Bug Swamp’s Gold, by Billie H. Wilson
[Note: This book was provided free of charge by BookLook/WestBow Press in exchange for an honest review.]
As someone who reads more than my fair share of memoirs , sometimes I wonder what separates a work that achieves a good deal of acclaim and a wide publishing deal and what is relegated to the ranks of the self-published. Without any exaggeration involved, this memoir, which covers the life of the author from birth, including some family context, until the end of World War II, is the sort of memoir that could easily be made into a movie, miniseries, or serve as the inspiration for a comical television show. It has all of the ingredients for successful screen adaptation: a quirky location in podunkville South Carolina, humorous and poignant stories told with vivid prose and including dialogue in a rich Southern patois, and wonderfully quirky people. This is the sort of story that wins people Academy Awards and sells out theaters, giving a look at the innocence and credulity of youth in a family that was a bit slow in explaining matters like the facts of life and the birds and the bees. In any case, it is more than a little puzzling why this book was self-published given its potential for a wide and appreciative audience of people who like laughing at or with rednecks.
The story itself is, aside for some flashbacks, a straightforward tale of growing up in a yeoman farming family in the rural South. The author’s family grows tobacco, works together, deals with problems with neighbors, has an alarming history of eloping, tries to increase profits by building bigger barns and hiring sharecroppers, deals with drama with neighbors including runaway pigs corralled to keep them from eating all the turnips and all of the details one would expect of Southern life. The author talks about her experiences getting to know the last local surviving Civil War veteran, about her lonely experiences in school, about her lack of interest in being a farmer’s wife, and in the various other aspects of isolated rural early 20th century life, including the fact that the author’s family didn’t have a radio as late as Pearl Harbor. The author’s family showed itself to be patriotic in terms of its service in World War II and the guilt that the author’s father showed in being too old and a bit too infirm to serve, and there were some dramatic circumstances where the author’s beloved uncle was a POW after the Battle of the Bulge. As might be expected in such a tale, there are stories of family curses as well as the struggle to live as good a life as possible and avoid the crippling burden of debt.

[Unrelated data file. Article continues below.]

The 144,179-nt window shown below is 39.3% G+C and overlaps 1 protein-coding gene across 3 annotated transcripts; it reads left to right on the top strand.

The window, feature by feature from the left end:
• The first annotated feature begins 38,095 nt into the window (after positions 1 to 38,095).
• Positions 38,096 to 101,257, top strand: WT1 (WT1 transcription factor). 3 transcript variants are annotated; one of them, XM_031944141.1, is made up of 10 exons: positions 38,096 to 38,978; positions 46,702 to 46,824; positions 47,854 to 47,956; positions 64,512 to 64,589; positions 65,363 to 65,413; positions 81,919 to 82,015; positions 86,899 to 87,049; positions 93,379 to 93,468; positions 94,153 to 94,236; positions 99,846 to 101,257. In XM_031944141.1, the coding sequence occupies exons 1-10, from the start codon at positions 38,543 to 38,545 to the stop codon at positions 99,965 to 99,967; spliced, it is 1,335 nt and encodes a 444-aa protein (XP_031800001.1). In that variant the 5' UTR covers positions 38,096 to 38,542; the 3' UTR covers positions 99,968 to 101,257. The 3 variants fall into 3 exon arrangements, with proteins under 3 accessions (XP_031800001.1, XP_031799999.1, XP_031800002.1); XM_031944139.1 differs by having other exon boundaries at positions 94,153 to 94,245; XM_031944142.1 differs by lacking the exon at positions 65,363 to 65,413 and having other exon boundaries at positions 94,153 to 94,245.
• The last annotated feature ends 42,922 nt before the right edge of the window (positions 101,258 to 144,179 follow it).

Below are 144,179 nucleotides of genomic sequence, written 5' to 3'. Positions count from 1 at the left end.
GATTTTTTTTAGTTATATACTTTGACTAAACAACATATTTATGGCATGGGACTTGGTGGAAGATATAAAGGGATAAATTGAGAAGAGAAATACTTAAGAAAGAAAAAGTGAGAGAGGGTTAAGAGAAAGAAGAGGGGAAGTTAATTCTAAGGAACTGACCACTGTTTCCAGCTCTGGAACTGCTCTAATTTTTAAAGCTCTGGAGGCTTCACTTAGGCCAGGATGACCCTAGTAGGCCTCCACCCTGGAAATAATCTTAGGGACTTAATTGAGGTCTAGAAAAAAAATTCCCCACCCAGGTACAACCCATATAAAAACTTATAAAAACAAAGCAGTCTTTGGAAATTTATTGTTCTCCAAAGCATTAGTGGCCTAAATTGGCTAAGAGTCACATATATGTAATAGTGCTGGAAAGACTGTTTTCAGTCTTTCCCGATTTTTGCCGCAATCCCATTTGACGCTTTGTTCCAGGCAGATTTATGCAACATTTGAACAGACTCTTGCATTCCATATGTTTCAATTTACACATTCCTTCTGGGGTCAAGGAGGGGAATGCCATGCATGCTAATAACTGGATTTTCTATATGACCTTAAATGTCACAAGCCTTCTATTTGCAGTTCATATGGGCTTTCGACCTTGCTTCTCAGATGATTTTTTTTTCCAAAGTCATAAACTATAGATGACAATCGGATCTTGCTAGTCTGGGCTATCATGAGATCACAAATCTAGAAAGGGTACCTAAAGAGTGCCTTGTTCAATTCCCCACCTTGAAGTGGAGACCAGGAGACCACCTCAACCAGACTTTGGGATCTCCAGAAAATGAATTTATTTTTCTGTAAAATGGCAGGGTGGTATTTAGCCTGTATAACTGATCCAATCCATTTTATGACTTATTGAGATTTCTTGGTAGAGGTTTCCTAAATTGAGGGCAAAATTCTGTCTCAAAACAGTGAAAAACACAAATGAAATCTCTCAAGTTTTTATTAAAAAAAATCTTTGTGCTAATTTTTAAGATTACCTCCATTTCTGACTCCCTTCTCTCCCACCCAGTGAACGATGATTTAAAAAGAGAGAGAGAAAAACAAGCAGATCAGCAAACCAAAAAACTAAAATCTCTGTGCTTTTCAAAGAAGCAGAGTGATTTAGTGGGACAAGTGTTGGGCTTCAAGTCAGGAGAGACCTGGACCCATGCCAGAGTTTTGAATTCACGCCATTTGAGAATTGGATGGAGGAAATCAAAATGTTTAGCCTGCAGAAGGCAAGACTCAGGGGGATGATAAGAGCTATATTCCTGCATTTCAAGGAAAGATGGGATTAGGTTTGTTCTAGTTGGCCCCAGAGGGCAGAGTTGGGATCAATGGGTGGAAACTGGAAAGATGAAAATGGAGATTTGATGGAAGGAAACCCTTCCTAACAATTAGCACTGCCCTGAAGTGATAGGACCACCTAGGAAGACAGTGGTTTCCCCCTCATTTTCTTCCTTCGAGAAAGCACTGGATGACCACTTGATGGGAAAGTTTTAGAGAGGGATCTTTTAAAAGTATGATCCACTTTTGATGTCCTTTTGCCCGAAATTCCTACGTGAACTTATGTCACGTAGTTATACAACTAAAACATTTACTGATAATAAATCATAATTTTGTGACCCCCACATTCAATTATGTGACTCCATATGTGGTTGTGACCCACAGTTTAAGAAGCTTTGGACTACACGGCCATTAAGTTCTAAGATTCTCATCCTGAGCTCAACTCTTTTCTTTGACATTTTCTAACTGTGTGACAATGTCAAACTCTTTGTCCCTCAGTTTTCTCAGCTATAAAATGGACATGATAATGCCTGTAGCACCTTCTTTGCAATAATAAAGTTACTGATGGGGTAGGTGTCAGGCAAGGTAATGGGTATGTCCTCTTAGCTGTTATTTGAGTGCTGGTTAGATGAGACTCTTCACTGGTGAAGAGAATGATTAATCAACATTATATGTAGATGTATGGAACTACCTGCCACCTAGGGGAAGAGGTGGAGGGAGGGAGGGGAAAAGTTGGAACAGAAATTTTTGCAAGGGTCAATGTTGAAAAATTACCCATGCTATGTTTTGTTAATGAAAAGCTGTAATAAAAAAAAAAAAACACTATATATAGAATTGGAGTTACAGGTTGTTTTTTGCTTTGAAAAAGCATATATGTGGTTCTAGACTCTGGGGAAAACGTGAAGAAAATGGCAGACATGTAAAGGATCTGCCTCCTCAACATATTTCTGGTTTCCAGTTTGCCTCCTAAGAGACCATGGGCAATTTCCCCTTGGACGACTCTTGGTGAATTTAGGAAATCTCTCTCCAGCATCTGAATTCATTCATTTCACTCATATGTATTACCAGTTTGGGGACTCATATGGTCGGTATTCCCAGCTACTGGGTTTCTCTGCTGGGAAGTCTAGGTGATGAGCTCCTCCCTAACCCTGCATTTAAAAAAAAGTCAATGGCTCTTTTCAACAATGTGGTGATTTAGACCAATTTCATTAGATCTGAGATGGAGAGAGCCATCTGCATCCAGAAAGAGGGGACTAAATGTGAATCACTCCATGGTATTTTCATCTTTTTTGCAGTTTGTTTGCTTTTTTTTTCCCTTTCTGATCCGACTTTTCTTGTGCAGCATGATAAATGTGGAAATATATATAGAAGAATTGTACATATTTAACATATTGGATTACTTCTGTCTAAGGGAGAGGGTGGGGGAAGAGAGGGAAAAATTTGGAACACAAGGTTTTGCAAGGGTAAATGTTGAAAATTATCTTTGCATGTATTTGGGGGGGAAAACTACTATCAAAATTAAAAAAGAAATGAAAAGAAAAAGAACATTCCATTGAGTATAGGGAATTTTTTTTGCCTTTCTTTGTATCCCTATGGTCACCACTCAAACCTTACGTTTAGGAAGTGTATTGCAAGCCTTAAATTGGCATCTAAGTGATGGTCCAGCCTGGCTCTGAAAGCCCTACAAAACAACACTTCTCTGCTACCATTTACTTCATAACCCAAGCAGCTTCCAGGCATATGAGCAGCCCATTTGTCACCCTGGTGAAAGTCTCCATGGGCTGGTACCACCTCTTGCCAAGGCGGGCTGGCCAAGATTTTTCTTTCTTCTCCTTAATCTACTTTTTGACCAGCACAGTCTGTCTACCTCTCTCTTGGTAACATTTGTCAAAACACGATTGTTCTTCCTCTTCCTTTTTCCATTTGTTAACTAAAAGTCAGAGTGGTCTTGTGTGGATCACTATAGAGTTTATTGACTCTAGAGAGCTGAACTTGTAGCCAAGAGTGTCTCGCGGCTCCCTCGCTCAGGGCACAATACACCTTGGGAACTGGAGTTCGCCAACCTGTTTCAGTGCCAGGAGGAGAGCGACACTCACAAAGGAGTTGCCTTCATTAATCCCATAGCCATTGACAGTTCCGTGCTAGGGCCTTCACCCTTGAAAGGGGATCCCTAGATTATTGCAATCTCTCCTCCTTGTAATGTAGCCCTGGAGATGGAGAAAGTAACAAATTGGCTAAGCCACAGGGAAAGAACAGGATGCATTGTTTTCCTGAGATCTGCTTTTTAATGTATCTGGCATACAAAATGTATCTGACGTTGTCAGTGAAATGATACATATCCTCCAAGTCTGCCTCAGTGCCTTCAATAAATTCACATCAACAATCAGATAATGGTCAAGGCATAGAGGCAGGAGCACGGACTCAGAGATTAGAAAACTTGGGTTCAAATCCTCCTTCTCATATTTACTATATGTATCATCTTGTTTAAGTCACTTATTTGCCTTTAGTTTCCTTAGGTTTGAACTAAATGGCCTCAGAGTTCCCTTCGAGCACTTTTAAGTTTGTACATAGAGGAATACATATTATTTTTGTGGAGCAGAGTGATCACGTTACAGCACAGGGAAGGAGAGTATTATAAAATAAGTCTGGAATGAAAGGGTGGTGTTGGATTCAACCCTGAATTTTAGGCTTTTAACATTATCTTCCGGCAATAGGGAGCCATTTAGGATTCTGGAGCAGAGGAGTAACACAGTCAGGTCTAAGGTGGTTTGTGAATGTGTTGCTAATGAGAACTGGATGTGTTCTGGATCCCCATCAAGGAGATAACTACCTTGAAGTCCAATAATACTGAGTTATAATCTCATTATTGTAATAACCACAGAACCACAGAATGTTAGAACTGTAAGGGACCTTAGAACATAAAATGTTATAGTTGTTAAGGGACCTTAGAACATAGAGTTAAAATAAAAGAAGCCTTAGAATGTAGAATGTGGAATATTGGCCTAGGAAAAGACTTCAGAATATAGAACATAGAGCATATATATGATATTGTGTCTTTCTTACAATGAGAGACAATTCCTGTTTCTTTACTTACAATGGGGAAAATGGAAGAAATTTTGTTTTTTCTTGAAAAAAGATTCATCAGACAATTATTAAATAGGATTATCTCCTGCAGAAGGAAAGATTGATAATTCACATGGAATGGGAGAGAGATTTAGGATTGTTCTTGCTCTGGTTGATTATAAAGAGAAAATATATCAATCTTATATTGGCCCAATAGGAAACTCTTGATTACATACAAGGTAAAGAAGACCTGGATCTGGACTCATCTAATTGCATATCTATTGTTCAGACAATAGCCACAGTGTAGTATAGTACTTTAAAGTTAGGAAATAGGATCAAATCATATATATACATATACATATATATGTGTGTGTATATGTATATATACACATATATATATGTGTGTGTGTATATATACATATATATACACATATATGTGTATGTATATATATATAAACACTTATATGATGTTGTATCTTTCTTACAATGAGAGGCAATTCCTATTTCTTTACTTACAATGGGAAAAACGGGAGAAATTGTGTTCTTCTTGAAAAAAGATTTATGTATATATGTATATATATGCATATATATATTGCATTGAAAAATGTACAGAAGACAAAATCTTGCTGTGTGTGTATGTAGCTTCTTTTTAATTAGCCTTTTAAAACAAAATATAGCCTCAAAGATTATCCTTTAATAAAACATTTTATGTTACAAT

It is hard to find something in this book that is not cinematic gold. The author makes plenty of comments and jokes about the use of raccoon and possum for food, and the whole book has the warmth that comes from someone writing about a truly positive childhood. The one criticism I have about the book concerns its title, which makes sense when one reads the story but which is a bit off-putting and misleading to potential readers. Perhaps it is the title alone that kept this book from getting the sort of publishing attention that one would expect from a book that contains an account of parents warning children not to shoot their eyes out and learning how to live at least a little better based on the bounty of the land while growing tobacco and raising pigs and the like. As someone who grew up in a farming family myself from Appalachian Pennsylvania, there was a great deal of this book I found entertaining on that level, and as this is the sort of childhood that regularly appears in movies, it would not be surprising to me if some enterprising screenwriter saw in this book a great deal of potential, given our fondness for enjoying sights of eccentric poor Southerners on film and television.
 See, for example: